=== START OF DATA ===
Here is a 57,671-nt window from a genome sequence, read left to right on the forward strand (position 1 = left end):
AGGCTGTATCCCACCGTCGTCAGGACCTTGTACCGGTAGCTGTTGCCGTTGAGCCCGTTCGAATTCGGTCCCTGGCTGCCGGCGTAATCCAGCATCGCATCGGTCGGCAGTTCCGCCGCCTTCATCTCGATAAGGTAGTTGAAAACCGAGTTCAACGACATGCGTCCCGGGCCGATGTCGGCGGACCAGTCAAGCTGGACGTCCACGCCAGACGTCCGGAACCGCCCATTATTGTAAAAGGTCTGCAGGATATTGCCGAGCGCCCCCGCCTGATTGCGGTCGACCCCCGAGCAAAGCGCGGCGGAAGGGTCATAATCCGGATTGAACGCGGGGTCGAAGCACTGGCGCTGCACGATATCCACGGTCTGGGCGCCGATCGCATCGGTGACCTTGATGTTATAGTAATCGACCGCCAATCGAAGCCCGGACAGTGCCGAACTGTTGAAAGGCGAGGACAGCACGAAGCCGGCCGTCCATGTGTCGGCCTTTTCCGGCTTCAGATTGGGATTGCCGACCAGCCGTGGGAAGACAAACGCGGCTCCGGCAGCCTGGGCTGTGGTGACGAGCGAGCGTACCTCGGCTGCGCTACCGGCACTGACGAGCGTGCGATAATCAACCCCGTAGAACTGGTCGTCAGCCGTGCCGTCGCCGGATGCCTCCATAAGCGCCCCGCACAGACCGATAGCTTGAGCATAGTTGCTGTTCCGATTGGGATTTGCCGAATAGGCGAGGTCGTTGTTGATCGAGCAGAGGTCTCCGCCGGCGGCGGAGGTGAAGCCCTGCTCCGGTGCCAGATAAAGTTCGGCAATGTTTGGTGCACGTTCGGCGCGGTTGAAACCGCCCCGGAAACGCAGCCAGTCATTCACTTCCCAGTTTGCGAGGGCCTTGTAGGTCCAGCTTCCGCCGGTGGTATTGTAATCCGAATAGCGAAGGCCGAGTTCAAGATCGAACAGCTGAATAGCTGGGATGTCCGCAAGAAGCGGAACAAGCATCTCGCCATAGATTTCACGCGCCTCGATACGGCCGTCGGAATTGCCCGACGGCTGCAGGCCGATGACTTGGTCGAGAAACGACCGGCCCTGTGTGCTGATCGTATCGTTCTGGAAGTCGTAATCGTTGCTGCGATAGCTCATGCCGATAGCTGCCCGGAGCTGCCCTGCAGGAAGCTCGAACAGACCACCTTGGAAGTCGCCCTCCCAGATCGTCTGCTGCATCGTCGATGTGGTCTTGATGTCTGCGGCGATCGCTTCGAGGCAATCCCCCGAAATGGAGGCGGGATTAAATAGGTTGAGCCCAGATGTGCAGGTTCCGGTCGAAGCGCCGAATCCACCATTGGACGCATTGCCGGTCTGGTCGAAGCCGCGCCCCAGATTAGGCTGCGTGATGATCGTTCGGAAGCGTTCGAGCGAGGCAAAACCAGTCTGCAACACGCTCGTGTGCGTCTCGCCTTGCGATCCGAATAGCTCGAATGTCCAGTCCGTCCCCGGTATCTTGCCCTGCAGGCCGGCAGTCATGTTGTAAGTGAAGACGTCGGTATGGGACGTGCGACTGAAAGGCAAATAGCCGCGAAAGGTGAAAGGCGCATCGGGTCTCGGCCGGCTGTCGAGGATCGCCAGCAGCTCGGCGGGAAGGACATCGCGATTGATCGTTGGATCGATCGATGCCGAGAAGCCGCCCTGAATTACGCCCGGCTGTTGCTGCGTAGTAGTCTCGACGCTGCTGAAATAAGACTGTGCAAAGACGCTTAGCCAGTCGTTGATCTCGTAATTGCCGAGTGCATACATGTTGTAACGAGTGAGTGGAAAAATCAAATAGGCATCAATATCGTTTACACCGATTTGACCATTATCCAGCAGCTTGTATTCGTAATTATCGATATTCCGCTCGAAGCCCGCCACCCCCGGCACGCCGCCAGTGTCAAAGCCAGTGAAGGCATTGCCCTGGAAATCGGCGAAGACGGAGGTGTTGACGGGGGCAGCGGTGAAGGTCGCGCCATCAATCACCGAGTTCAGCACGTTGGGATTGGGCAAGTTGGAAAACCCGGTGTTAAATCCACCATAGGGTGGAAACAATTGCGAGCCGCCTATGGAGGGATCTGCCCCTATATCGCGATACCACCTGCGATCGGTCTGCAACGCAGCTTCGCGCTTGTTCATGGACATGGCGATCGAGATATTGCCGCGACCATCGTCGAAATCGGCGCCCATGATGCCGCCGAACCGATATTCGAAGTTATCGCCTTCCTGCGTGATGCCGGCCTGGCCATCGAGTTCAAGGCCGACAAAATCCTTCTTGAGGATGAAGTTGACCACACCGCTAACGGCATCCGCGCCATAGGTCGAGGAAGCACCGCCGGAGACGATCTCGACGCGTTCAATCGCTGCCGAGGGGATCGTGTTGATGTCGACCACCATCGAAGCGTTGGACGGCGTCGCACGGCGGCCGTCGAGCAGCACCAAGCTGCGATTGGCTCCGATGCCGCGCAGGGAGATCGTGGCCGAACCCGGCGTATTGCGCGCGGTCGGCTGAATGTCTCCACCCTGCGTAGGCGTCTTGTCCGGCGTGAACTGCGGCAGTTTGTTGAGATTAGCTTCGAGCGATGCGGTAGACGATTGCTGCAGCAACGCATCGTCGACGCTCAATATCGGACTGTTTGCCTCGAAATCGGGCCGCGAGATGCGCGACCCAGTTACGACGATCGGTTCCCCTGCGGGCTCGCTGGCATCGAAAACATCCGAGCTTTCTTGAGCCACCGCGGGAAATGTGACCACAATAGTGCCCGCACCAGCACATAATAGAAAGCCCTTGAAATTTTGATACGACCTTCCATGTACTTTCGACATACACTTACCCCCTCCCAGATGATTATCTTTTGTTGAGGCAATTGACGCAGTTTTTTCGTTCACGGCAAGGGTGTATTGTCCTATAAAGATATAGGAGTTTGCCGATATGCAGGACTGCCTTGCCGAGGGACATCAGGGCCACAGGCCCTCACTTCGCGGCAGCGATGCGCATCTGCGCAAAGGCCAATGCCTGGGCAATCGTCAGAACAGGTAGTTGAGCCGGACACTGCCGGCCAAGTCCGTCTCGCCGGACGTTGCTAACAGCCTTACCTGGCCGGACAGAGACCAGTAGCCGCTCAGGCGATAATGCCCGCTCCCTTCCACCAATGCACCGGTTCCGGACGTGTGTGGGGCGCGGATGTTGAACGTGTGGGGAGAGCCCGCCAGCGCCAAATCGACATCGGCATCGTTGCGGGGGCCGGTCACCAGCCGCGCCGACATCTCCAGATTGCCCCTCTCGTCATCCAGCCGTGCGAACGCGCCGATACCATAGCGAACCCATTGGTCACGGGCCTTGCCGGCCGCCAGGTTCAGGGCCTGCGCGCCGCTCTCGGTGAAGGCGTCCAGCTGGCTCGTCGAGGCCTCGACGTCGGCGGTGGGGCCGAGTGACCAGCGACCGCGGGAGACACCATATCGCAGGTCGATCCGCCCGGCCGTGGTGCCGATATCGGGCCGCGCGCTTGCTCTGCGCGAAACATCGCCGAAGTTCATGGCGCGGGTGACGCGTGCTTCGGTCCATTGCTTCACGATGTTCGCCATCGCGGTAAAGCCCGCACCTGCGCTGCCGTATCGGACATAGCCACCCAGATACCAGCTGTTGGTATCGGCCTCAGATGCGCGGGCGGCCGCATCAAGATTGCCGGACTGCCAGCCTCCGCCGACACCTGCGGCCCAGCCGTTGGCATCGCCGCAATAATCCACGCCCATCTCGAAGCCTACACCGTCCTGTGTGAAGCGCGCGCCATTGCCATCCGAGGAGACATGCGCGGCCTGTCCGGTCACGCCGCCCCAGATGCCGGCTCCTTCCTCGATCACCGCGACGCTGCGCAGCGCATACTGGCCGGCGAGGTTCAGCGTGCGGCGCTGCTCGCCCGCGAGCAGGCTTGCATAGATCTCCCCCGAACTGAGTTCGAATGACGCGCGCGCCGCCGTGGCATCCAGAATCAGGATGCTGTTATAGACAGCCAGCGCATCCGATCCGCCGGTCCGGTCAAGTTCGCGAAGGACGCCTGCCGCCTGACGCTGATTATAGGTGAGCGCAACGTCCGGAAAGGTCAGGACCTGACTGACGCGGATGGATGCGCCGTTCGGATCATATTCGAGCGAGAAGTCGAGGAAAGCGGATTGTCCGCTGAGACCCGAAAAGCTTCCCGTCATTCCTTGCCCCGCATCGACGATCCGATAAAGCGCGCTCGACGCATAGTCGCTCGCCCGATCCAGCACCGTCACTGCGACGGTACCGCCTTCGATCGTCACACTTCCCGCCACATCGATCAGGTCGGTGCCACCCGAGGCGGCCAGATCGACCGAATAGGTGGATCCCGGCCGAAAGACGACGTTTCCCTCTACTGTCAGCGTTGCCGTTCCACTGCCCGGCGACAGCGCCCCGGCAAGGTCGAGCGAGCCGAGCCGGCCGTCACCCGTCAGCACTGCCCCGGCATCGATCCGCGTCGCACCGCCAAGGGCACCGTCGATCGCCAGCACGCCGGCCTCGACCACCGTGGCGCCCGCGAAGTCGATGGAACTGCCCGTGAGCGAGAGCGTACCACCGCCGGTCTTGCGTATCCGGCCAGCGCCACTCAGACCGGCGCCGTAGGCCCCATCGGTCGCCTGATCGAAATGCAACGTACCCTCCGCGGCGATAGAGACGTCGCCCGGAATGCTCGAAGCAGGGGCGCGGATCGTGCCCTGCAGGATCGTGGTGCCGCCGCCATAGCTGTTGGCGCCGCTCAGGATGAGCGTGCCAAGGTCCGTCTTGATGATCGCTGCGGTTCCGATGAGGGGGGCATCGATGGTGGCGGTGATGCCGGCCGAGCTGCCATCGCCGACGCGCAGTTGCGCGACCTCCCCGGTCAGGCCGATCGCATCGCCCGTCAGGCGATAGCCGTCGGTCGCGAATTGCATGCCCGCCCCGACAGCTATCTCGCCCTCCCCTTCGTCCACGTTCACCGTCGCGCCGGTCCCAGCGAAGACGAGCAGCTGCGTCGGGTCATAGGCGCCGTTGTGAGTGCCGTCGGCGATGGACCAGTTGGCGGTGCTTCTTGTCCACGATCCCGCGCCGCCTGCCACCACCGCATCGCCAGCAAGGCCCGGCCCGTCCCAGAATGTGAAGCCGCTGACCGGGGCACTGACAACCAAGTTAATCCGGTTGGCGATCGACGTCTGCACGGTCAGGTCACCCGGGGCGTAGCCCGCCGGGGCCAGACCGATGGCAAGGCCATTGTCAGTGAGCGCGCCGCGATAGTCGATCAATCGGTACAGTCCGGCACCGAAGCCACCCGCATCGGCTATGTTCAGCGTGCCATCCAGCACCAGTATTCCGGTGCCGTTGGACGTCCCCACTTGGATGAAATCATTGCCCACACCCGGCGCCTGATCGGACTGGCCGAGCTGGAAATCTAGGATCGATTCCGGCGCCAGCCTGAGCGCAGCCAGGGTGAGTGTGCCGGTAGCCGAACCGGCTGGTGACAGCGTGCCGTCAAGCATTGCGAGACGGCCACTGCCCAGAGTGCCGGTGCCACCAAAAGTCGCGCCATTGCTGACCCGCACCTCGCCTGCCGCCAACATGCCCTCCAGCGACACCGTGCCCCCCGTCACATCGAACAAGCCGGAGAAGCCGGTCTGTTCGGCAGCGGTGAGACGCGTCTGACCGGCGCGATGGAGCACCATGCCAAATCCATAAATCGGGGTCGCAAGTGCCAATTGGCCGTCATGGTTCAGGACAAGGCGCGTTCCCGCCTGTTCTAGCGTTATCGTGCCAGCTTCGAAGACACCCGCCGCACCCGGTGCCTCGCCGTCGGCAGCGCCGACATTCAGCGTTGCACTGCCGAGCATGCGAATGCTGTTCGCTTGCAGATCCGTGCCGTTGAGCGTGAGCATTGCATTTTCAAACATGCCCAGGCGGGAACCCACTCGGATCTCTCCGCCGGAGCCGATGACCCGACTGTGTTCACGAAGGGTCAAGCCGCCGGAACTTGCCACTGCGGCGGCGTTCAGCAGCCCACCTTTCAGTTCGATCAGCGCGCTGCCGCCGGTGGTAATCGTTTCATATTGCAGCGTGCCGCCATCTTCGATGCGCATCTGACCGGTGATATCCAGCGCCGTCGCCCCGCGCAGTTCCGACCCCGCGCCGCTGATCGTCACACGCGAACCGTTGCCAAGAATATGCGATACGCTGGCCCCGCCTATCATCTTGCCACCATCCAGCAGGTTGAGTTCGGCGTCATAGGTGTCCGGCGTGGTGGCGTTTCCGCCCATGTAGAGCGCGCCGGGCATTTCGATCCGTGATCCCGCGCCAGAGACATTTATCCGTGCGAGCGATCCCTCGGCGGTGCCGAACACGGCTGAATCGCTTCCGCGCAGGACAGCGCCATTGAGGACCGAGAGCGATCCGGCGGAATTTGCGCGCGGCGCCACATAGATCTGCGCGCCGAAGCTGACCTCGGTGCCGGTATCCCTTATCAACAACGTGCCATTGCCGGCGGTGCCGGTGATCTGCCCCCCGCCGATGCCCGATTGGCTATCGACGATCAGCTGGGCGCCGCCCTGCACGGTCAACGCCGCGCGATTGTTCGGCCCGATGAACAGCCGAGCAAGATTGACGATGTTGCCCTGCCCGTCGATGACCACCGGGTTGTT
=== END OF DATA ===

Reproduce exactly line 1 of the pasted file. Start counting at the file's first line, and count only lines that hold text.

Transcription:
Here is a 57,671-nt window from a genome sequence, read left to right on the forward strand (position 1 = left end):